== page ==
Poetic Leader of the Young Ones

David Ignatoff

The Yiddish writer David Ignatoff was born Dovid Ignatovsky on October 15, 1885 in Brusilov, a shtetl not too far from the provincial capital of Kiev.

Like most young men of his generation, he received a traditional religious education and then rejected religion for the ideals of revolution. He moved to Kiev where he became active in the Iskra group of Social Democrats.

He immigrated to the United States in 1906 and made his New York literary debut in 1907. In 1912 he founded the avant-garde Yiddish journal, שריפֿטן (Writing) and was a leader of the group of writers called די יונגע (di yunge, or the Young Ones). In addition to a major shift in literary style, di yunge brought a bold, modern visual aesthetic to Yiddish literature, reflected in their dazzlingly designed books and journals.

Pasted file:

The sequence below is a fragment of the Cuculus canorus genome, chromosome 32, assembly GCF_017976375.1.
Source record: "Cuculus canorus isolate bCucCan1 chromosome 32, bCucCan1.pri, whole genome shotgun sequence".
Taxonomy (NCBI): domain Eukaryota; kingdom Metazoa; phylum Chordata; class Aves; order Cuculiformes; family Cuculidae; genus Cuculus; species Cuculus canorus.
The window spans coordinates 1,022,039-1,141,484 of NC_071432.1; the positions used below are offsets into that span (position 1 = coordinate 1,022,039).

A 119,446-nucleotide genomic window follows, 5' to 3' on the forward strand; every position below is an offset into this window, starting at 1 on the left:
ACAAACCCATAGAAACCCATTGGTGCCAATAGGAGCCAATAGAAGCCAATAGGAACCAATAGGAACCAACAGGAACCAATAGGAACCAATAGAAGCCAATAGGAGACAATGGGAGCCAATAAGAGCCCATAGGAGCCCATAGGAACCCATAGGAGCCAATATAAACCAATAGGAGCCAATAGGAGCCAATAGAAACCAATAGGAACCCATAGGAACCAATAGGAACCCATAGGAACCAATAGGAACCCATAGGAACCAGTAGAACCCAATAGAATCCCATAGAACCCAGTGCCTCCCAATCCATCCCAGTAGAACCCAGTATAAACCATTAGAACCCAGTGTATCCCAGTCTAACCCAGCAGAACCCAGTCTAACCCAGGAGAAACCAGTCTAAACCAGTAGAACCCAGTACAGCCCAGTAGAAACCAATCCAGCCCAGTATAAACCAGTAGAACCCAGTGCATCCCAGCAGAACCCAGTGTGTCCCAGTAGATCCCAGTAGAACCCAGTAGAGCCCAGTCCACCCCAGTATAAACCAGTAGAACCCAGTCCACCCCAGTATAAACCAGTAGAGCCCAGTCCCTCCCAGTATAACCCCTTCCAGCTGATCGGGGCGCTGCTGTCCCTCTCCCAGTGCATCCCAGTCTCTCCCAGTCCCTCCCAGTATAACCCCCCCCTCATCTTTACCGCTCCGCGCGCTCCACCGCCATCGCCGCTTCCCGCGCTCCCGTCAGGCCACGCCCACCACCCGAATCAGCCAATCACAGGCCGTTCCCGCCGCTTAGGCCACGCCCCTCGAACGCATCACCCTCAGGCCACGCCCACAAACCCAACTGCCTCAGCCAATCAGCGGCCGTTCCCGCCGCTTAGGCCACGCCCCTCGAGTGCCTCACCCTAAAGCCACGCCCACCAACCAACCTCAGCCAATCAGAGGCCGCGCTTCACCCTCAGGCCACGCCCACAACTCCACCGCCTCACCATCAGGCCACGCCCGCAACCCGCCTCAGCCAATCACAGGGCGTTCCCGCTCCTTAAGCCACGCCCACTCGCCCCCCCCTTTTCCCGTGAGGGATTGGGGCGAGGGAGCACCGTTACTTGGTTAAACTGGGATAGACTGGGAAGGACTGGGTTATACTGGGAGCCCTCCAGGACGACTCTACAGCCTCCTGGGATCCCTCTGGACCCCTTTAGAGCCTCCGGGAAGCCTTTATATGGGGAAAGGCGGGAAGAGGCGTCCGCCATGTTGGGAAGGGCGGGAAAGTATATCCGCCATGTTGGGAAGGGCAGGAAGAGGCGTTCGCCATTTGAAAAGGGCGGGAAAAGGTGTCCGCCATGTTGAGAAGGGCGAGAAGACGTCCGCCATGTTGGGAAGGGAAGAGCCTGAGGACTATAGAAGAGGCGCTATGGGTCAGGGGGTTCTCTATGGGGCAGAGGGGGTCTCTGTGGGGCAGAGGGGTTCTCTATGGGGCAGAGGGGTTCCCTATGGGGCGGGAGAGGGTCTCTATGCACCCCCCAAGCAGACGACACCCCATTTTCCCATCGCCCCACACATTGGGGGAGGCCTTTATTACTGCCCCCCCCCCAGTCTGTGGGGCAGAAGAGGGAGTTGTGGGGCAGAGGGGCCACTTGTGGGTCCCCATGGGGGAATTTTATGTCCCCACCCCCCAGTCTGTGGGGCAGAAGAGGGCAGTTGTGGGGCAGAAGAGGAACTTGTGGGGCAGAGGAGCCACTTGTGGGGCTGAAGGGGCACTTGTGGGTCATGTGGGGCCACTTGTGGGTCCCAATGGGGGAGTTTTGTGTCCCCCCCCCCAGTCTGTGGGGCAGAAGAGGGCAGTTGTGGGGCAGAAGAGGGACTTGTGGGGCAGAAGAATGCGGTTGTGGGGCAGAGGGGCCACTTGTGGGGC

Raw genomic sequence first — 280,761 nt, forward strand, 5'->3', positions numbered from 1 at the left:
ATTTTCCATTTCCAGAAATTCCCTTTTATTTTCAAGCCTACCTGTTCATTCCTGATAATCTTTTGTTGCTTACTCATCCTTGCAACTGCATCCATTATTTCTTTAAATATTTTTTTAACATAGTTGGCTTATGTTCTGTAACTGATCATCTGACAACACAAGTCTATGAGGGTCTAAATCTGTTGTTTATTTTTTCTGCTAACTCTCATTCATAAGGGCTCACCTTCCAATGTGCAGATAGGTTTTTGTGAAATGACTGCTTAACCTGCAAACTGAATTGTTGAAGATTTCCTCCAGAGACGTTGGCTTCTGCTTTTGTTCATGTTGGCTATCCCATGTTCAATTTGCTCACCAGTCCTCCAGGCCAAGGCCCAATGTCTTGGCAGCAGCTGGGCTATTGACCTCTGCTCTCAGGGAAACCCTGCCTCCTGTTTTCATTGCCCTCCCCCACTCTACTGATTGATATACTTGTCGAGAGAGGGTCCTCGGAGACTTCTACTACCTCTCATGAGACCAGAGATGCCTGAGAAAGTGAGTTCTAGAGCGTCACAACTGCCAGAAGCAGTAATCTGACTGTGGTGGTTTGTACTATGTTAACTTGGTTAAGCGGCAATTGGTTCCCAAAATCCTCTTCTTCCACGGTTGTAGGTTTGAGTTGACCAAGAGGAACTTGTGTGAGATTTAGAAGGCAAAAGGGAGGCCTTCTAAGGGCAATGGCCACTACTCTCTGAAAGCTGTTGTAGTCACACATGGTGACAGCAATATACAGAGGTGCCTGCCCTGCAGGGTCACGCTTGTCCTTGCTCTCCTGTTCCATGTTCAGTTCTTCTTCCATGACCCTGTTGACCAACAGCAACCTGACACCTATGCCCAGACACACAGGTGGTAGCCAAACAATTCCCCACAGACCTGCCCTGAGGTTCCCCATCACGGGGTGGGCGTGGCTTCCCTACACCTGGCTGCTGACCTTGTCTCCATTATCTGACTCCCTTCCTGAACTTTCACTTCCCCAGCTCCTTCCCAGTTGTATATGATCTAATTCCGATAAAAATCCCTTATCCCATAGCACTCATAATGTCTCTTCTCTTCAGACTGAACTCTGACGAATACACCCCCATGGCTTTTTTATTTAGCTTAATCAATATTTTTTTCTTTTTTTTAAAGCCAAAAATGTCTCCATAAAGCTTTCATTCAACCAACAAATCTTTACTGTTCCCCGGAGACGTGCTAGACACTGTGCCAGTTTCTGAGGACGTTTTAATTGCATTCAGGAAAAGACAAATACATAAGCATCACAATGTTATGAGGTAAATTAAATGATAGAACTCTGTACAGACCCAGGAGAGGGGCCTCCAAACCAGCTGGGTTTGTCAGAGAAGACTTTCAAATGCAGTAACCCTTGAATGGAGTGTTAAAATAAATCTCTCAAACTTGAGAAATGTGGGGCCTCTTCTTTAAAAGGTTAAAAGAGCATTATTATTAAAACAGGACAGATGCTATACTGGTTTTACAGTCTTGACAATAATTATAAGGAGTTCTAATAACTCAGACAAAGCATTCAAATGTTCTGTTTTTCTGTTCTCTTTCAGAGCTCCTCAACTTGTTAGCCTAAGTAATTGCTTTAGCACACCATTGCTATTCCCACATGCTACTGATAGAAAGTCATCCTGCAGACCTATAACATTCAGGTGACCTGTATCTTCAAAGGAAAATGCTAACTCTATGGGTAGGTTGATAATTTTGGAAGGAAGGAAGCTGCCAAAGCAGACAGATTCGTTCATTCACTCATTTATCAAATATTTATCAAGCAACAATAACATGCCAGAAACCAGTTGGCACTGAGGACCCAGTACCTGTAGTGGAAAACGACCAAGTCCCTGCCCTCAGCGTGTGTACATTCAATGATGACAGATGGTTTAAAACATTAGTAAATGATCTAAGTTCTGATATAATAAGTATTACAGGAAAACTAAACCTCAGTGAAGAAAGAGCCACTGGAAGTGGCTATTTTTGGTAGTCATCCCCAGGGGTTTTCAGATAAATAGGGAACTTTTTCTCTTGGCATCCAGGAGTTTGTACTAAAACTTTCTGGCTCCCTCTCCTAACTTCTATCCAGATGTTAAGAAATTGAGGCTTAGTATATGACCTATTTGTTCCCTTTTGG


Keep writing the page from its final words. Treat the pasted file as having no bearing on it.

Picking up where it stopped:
Ignatoff introduced a contemporary Russian Symbolist influence into the American Yiddish literary scene as well as a new urban sensibility, while still addressing the classic themes of American immigrant literature. His popular 1918 novel אין קעסעלגרוב (In the Crucible) depicted a group of immigrants and their quest for ideal love. Ignatoff also masterfully fused a romantic idealization of Jewish tradition and his radical symbolism, as shown in his וואונדער–מעשׂות פֿון אַלטן פּראָג (Wonder Tales of Old Prague) published in 1920.

Ignatoff died February 26, 1954 in New York.